Crews hunt for plane that may have crashed near Vail | VailDaily.com
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Crews hunt for plane that may have crashed near Vail

Matt Zalaznick
mzalaznick@vaildaily.com
Vail, CO Colorado
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VAIL, Colorado ” The search for a single engine Cessna 182 plane that is believed to have crashed near Lake Josephine in the Holy Cross Wilderness near Vail, Colorado continued Wednesday.

The pilot, whose name and hometown have not been released, left the Rocky Mountain Metro Airport in Jefferson County at approximately 2:45 p.m., Tuesday, and was headed to Aspen. The last radar ping on the aircraft was at approximately 45 minutes later near Lake Josephine.

Mike Fergus, a spokesman for the Federal Aviation Administration’s Northwest Mountain Region, said the pilot did not submit to the administration Instrument Flight Rules, which are common among aircrafts.



He submitted Visual Flight Rules, Fergus said, “Which means it’s just a visual flight plan. So we don’t provide air traffic services. You just follow the rules of the road.”

The pilot was the only occupant of the plane. At this time it is unknown if the pilot is still alive, the Eagle County Sheriff’s Office says.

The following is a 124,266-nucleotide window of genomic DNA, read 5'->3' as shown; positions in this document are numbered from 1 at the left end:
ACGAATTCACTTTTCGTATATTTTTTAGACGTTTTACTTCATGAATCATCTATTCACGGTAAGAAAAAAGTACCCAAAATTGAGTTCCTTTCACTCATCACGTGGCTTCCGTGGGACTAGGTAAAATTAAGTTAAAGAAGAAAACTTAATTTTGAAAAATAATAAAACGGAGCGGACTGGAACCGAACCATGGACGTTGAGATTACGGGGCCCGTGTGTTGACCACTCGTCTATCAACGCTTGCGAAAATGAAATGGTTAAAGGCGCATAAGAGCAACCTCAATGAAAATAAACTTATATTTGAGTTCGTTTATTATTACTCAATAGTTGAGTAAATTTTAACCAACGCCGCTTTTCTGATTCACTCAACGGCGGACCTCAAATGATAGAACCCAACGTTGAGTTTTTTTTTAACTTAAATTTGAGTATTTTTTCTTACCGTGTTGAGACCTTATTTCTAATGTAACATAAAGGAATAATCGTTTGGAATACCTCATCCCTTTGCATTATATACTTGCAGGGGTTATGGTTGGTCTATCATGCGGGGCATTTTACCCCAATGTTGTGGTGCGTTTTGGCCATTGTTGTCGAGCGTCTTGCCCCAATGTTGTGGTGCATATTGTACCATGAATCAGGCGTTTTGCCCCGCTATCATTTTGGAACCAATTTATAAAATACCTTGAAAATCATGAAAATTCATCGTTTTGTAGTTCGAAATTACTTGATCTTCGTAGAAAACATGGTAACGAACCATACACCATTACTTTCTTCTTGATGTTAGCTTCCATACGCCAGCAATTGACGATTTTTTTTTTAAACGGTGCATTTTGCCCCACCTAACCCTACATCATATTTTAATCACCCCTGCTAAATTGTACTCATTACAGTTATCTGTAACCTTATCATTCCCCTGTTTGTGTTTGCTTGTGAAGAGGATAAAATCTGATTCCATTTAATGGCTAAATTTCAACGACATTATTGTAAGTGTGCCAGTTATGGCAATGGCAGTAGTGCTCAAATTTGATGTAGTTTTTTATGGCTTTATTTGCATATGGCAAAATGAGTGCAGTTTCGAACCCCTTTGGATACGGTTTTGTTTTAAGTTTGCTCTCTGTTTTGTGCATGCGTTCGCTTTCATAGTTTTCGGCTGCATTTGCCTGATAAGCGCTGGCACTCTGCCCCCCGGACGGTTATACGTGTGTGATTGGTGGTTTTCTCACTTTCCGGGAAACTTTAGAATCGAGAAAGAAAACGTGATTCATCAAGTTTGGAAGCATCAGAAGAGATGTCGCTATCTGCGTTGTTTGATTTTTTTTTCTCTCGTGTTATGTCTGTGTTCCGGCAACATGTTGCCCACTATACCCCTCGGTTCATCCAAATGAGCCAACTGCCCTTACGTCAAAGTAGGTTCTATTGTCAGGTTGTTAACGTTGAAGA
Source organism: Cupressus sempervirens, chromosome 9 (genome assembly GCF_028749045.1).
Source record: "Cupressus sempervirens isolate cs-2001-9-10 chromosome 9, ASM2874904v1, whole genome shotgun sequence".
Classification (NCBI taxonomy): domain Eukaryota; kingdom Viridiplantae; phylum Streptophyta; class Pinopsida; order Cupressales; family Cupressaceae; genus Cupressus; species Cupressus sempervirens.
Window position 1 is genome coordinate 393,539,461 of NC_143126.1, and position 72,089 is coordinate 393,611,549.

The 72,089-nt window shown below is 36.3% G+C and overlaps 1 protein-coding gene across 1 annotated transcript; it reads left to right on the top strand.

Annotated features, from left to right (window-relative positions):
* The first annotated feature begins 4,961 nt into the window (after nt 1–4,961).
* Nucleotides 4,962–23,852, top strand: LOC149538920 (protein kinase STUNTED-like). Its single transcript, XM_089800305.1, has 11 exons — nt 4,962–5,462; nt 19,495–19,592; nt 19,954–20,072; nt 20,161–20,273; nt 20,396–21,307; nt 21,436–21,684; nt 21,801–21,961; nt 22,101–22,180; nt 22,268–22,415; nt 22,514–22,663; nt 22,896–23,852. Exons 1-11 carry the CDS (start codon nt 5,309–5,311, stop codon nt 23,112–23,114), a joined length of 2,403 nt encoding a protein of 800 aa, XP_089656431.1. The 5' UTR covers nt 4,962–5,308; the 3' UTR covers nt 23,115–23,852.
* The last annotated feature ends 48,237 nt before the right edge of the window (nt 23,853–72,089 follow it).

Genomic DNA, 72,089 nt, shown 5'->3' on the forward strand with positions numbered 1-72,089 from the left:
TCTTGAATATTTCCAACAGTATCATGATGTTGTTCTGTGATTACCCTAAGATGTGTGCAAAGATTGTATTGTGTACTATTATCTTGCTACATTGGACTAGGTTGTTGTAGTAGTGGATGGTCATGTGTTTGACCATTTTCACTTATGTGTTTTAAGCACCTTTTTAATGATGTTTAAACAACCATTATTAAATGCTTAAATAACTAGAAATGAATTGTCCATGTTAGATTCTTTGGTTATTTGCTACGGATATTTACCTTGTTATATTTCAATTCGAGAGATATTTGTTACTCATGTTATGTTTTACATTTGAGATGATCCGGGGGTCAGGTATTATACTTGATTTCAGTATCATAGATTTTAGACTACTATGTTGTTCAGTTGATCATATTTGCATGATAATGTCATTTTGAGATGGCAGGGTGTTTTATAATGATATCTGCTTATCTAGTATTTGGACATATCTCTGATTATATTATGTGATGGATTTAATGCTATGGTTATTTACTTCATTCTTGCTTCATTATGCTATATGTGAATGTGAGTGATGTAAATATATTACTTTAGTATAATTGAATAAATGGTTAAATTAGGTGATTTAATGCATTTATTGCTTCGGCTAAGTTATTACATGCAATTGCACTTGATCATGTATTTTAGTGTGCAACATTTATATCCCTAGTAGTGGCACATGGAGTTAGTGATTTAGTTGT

A five-member crew from Vail Mountain Rescue and six members of the West Eagle Search and Rescue started the search from the Roaring Fork Valley side, near Basalt.

“We sent out a ground team at 3 a.m.,” said Scott Thompson, Basalt’s fire chief and member of West Eagle Search and Rescue.

The terrain is in the Holy Cross Wilderness, so special permission will be required from the U.S. Forest Service to enter the area with mechanized equipment. That permission is typically granted in a life-threatening situation or to retrieve a body.



The area around the lakes might not be accessible by vehicles. It is steep and covered in about 18 inches of snow.

There are other, less-grim possibilities for the missing aircraft, Fergus said, even though teams continue the search and there’s been no word on their progress yet.

“A lot of times you’ll have people take off and plan to get to point B at a certain time, then they say, ‘Oh, I’m hungry, we’ll stop for lunch,’ and they don’t show up when they’re supposed to,” Fergus said. “Or they’ll land somewhere else and didn’t let anybody know about it.”

The administration has issued an alert to all airports between the plane’s departure point and planned destination of Aspen.

The Aspen Times contributed to this report


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